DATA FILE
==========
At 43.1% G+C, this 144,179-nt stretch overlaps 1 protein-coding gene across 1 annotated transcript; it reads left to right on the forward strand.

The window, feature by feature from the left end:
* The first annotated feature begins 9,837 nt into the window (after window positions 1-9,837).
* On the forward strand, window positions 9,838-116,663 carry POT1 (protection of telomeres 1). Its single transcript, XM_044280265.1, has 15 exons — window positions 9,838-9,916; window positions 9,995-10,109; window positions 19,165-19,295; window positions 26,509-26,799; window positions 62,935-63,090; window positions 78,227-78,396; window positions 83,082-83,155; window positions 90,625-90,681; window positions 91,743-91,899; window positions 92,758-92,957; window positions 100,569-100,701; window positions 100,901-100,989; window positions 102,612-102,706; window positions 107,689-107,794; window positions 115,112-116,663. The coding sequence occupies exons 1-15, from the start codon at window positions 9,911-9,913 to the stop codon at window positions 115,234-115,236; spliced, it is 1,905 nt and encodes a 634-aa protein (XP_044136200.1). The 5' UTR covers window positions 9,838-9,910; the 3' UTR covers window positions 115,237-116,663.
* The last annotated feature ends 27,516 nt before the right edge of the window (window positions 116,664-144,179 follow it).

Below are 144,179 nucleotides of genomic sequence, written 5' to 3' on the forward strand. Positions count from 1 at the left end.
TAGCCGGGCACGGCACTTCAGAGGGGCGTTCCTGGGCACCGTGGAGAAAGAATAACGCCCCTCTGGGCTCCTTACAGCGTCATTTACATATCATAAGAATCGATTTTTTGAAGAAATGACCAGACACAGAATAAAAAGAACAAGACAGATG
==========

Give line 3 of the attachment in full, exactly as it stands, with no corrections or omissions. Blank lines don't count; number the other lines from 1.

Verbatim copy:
* The first annotated feature begins 9,837 nt into the window (after window positions 1-9,837).